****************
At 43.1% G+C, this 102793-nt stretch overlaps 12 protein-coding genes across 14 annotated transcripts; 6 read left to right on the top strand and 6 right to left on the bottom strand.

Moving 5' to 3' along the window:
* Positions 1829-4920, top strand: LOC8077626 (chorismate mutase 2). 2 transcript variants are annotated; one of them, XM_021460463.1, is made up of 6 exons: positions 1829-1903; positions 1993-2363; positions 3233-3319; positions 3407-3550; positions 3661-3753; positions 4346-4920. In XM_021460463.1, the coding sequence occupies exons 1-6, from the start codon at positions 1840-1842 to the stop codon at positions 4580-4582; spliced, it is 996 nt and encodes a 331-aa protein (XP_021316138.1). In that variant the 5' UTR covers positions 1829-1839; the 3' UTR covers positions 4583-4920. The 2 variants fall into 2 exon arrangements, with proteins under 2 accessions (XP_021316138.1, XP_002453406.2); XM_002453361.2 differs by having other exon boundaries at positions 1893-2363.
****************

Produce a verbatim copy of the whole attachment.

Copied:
At 43.1% G+C, this 102793-nt stretch overlaps 12 protein-coding genes across 14 annotated transcripts; 6 read left to right on the top strand and 6 right to left on the bottom strand.

Moving 5' to 3' along the window:
* Positions 1829-4920, top strand: LOC8077626 (chorismate mutase 2). 2 transcript variants are annotated; one of them, XM_021460463.1, is made up of 6 exons: positions 1829-1903; positions 1993-2363; positions 3233-3319; positions 3407-3550; positions 3661-3753; positions 4346-4920. In XM_021460463.1, the coding sequence occupies exons 1-6, from the start codon at positions 1840-1842 to the stop codon at positions 4580-4582; spliced, it is 996 nt and encodes a 331-aa protein (XP_021316138.1). In that variant the 5' UTR covers positions 1829-1839; the 3' UTR covers positions 4583-4920. The 2 variants fall into 2 exon arrangements, with proteins under 2 accessions (XP_021316138.1, XP_002453406.2); XM_002453361.2 differs by having other exon boundaries at positions 1893-2363.